Obviously I am not in the ’know how’ when it comes to photographing fish when I’m out on the water. Evidence of this can be found in 1) The lack of pictures on my hard drive 2) the pictures I do have are marginal at best. Visual confirmation of marginal can be found looking at the pictures I post on this website.
As I meander around the Internet highway stopping at various fishing sites I see the most amazing pictures of people holding fish or a fish laying peacefully across a net with a posed fly rod resting next to it. The colors are sharp and the fish are damn near smiling for the photographer and I wonder……..how the hell did they do that??
I’ve come up with two obvious conclusions:
Scenario 1) Once a fish has been hooked, the Fly Fisher calls out two things, “Fish On!” and even louder ”Cue the Professional Photographer!!!!”
Scenario 2) Fly fisherman is alone but knows the secret art of fish hypnosis. First he performs the voodoo belly rub that puts his trophy Trout into a calm state of sedation. Next he poses docile Trout over his net, adding Fly Rod neatly in the view, compliment style. Now the Fisherman walks up the bank to unwrap his Nikon 5000 mackdaddy camera from it’s waterproof back pack. He returns and takes 15 pictures for quality control. Once the photo shoot is over, Fly Fisherman counts backwards from 3, blows two puffs of air into the Trouts gills and it merrily swims away.
Yes? No? Am I close? Is that how you all do it???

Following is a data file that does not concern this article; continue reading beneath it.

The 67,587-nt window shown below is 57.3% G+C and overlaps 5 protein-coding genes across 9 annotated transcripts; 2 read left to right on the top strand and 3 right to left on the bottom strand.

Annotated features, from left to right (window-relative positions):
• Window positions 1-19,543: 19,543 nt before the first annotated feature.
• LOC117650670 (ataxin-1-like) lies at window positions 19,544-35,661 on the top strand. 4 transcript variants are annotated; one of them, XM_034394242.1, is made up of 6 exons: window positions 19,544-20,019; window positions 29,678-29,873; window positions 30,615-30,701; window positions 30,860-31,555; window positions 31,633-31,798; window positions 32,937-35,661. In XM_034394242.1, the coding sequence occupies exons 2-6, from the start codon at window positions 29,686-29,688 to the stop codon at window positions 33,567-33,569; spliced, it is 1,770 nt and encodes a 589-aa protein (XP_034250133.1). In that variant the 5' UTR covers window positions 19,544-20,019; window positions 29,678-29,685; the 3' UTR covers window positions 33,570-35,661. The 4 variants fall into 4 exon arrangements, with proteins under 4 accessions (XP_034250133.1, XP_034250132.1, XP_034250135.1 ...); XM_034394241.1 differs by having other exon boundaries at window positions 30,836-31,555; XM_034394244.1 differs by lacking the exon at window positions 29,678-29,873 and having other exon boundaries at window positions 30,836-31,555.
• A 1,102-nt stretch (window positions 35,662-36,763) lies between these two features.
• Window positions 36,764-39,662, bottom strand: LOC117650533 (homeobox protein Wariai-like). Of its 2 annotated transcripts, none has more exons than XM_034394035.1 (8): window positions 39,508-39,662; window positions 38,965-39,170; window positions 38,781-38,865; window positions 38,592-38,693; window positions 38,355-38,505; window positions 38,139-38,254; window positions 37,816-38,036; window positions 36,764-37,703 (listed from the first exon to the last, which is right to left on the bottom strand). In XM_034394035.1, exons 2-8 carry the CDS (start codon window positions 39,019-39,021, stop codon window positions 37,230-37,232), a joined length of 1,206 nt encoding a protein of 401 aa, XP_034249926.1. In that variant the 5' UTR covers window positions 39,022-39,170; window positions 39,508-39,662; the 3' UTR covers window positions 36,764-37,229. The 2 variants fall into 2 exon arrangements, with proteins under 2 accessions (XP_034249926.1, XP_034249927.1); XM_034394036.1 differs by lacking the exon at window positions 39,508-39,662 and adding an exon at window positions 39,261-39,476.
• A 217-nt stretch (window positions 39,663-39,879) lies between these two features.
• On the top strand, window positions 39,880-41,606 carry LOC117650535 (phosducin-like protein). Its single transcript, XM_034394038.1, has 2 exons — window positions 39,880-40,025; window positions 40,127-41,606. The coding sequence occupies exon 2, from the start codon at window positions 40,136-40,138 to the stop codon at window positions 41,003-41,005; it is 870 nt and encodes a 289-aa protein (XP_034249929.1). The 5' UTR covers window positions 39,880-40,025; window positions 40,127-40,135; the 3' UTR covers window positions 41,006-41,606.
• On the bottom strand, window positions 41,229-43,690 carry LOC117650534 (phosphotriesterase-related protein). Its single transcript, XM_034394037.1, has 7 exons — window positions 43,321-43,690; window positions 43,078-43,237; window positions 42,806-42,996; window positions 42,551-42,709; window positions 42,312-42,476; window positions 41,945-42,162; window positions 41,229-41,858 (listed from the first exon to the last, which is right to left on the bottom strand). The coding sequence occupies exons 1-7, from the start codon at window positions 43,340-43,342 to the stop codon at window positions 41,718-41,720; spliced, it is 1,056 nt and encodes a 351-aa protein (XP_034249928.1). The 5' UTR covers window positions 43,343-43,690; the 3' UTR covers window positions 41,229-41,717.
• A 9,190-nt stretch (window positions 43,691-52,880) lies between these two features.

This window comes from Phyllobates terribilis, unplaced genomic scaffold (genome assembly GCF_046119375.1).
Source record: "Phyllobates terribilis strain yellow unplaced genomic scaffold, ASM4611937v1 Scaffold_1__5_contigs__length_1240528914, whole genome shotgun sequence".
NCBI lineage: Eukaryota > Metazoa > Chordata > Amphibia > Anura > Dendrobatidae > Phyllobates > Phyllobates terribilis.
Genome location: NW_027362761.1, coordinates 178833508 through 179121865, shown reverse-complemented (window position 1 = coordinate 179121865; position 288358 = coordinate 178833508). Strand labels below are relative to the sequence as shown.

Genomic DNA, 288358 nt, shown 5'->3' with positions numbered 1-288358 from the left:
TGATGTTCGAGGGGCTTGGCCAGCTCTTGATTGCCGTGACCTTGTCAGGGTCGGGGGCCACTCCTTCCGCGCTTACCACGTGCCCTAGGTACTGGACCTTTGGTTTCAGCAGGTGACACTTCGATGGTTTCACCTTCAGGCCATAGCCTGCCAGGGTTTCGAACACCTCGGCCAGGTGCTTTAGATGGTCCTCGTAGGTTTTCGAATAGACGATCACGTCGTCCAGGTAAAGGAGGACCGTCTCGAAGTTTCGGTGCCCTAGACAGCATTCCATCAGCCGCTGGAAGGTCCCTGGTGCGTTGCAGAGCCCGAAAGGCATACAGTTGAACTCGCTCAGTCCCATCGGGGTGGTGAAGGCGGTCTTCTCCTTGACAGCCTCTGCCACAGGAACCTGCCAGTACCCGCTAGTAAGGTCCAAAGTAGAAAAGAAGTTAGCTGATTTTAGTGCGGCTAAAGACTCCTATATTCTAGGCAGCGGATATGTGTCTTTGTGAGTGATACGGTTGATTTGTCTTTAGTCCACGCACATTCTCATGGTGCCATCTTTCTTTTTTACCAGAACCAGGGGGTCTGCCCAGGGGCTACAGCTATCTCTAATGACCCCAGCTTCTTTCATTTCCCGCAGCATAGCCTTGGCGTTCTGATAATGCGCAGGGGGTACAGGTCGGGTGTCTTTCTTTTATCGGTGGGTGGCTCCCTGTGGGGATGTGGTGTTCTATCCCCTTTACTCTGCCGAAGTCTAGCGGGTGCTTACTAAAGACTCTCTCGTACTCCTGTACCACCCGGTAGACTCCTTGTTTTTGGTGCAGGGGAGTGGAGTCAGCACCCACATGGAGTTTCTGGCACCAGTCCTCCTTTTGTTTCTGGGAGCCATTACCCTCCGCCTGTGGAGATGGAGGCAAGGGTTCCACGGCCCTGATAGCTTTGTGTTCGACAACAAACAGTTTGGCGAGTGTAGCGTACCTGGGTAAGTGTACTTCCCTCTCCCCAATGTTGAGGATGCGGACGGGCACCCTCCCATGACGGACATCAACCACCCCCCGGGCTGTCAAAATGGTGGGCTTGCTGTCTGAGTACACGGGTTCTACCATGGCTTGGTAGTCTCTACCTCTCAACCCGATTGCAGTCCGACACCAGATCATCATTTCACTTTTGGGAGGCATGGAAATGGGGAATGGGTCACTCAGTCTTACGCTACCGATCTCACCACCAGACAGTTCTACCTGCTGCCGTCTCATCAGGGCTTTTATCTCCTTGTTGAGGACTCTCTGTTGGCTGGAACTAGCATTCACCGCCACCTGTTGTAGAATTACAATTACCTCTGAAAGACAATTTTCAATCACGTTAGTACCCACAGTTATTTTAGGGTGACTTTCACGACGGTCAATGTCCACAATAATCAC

Now…..I can instruct people in the fine art of how not to take pictures at all or if you do, marginal ones. I’m already an authority on those abilities. First there is the no pictures at all skill. Basically you forget to take a camera with you, or, if you take a camera, make sure the batteries are low enough the camera shows you a “warning, battery exhausted” screen instead of immortalizing the biggest fish you’ve ever caught on a midge. Doing either option will ensure no visual proof will be in existence.
((There is a bonus side to the forget the camera ability. The concept of ‘fish stories’ is more plausible when you don’t have visual confirmation. If you want to turn that 16 inch brown into a 26 inch badboy, who’s gonna to disprove it? Proof is the burden of the skeptic in all fishing scenarios!))
The marginal photograph can only be achieved via a marginal camera in the hands of a marginal photographer (that’s me). I have a Nikon….coolpix that is. It’s a point and shoot, and I point it and shoot it. Because I Fly Fish alone a lot and haven’t learned how to hypnotise a trout, the majority of the time I don’t bother with a picture. Juggling a flopping fish, my fly rod, a net and a camera all at the same time sounds like a slippery slope straight into drowned camera territory.
My last option at getting a picture comes in the form of other people I fish with. The most reliable person who is willing to put down her fly rod and take a picture is my 14 year old daughter. When I look through the few pictures I have, I’d say 50% of them have been taken by her. So I give her huge props for trying. The thing about Kaitlyn is she likes ‘interesting angles’ and tends to twist and turn the camera for dramatic effect. (It’s a creative kid thing)
Maybe I need to buy Kaitlyn the mack daddy camera, send her to photography school and she could be my “Cue the Professional Photographer” go to gal! (this is why I like to write, workin’ out a solution here)
If anyone feels like offering up their secrets and advice, including, but not limited to, the exact way to belly rub a trout into submission, I am an open shutter.
P.S. The above picture is best viewed if you tilt your head to the left. Just sayin’